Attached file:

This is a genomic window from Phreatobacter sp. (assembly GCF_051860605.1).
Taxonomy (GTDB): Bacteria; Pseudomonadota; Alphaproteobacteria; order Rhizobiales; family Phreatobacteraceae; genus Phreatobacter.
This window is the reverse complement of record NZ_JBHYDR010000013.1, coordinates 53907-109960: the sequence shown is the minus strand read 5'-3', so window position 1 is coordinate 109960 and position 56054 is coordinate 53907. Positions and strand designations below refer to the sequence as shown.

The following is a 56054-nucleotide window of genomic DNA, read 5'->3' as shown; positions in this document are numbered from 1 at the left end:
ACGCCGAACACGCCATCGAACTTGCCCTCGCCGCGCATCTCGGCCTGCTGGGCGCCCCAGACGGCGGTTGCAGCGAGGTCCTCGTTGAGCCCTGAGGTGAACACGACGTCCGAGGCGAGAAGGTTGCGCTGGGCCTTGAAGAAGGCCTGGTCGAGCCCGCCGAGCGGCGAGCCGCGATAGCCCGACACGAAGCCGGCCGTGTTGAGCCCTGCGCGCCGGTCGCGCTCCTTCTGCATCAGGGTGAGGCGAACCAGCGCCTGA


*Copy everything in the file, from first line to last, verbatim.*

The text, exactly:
This is a genomic window from Phreatobacter sp. (assembly GCF_051860605.1).
Taxonomy (GTDB): Bacteria; Pseudomonadota; Alphaproteobacteria; order Rhizobiales; family Phreatobacteraceae; genus Phreatobacter.
This window is the reverse complement of record NZ_JBHYDR010000013.1, coordinates 53907-109960: the sequence shown is the minus strand read 5'-3', so window position 1 is coordinate 109960 and position 56054 is coordinate 53907. Positions and strand designations below refer to the sequence as shown.

The following is a 56054-nucleotide window of genomic DNA, read 5'->3' as shown; positions in this document are numbered from 1 at the left end:
ACGCCGAACACGCCATCGAACTTGCCCTCGCCGCGCATCTCGGCCTGCTGGGCGCCCCAGACGGCGGTTGCAGCGAGGTCCTCGTTGAGCCCTGAGGTGAACACGACGTCCGAGGCGAGAAGGTTGCGCTGGGCCTTGAAGAAGGCCTGGTCGAGCCCGCCGAGCGGCGAGCCGCGATAGCCCGACACGAAGCCGGCCGTGTTGAGCCCTGCGCGCCGGTCGCGCTCCTTCTGCATCAGGGTGAGGCGAACCAGCGCCTGA